Hamdan, however, was later convicted of providing “material support” for terrorism after a trial in a modified military commission system at Guantanamo. Hamdan has served his sentence and has gone home to Yemen, but challenges by his lawyers continued in a military appeals court, where he lost, and in the D.C. Circuit, where he won. In its ruling, a three-judge Circuit panel ruled that Congress had no power to make “material support” into a war crime for events that pre-dated the enactment creating that crime in 2006. The ninety-day period for the government to take the Hamdan case to the Supreme Court expires next week, and it does not appear that the government has sought an extension of the time to file.
The Administration has taken the position that the Circuit’s decision nullified not only war commission convictions for material support for terrorism, but also convictions for a conspiracy to commit war crimes, and for solicitation of someone else to commit war crimes. Al Bahlul was convicted of all three of those charges, and the government’s brief filed Wednesday said that the Hamdan decision”requires reversal” of all three of those guilty verdicts against Al Bahlul. In the main point of the brief, however, government lawyers spelled out “the government’s position that the legal rationale” of the Hamdan decision “is incorrect.”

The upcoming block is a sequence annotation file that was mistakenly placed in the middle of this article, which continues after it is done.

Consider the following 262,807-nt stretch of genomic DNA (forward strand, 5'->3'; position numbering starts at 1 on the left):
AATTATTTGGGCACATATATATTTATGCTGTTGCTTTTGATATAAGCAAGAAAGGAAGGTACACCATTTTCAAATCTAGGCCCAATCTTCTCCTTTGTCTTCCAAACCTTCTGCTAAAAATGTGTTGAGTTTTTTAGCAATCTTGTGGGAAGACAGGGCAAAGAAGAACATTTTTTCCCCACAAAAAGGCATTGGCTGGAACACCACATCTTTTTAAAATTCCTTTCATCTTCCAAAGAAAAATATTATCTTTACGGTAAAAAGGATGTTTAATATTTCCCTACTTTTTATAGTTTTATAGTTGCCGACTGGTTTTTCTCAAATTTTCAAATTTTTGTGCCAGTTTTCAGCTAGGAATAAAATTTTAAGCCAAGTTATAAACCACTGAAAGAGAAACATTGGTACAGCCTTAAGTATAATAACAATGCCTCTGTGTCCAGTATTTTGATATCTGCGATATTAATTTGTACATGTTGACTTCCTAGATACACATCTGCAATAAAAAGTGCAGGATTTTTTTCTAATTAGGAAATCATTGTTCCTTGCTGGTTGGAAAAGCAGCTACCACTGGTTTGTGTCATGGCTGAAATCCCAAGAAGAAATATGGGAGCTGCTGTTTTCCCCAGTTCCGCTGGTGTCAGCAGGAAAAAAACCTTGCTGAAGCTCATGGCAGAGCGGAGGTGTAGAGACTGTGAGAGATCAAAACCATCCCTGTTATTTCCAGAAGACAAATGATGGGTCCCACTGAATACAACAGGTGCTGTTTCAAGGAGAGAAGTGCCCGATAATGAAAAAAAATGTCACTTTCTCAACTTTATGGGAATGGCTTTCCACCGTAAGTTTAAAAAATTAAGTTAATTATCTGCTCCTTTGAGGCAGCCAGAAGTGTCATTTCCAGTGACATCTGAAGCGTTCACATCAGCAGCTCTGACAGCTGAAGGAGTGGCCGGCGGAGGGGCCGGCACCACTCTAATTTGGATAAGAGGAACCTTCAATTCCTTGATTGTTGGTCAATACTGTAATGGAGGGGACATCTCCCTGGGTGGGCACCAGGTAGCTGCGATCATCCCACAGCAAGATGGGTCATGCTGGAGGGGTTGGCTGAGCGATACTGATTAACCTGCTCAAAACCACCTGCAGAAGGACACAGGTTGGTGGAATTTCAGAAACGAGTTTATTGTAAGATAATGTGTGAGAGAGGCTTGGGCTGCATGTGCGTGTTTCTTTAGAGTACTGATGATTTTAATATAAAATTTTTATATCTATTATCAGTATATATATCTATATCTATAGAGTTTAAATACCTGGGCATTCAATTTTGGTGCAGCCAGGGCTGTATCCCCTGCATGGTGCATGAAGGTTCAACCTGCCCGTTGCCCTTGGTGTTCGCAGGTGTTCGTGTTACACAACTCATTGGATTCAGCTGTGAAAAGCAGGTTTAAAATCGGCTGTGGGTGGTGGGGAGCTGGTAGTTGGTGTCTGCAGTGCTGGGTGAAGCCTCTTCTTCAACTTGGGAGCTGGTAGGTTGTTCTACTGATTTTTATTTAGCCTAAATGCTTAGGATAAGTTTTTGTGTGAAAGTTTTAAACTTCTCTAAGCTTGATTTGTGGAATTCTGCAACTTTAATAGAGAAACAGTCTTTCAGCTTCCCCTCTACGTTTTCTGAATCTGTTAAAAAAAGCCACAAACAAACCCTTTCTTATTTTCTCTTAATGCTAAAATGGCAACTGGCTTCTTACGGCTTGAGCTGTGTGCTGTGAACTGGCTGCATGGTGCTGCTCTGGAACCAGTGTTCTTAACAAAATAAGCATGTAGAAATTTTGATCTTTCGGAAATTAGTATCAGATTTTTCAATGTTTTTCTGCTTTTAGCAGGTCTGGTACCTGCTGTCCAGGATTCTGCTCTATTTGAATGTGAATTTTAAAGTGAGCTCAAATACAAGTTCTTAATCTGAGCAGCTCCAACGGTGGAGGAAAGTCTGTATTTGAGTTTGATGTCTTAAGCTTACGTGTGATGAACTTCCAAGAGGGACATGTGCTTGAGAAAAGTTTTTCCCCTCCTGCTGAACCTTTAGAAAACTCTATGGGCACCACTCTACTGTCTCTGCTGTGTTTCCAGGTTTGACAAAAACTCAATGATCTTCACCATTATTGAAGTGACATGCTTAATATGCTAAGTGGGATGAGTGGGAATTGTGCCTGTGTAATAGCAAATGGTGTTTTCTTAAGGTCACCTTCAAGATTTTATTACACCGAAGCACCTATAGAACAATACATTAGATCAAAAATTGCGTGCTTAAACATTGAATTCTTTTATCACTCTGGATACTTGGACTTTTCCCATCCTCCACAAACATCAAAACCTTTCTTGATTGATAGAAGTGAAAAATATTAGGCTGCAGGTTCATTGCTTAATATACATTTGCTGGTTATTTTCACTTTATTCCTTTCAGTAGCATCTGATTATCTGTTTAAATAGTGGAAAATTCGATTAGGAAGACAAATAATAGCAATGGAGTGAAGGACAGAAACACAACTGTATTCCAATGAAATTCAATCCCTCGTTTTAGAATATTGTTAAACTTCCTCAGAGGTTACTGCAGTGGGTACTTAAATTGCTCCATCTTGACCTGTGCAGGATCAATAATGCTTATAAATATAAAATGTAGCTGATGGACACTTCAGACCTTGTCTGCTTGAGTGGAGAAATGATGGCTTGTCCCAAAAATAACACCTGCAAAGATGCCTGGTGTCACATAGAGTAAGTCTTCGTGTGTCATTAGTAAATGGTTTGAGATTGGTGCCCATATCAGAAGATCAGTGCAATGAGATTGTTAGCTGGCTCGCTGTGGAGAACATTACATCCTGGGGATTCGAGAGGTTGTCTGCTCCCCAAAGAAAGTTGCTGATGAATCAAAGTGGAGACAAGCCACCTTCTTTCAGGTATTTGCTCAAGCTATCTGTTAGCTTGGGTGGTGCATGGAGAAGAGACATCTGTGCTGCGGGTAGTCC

In a news story in Thursday’s New York Times, reporter Charlie Savage said that Attorney General Eric Holder had overruled Solicitor General Donald B. Verrilli, who had reportedly argued — as have some military lawyers — against trying to revive the support charges in the wake of the Hamdan decision. Savage, in other recent stories, has reported on a high-level debate within the government about how to react to the Circuit Court’s Hamdan decision.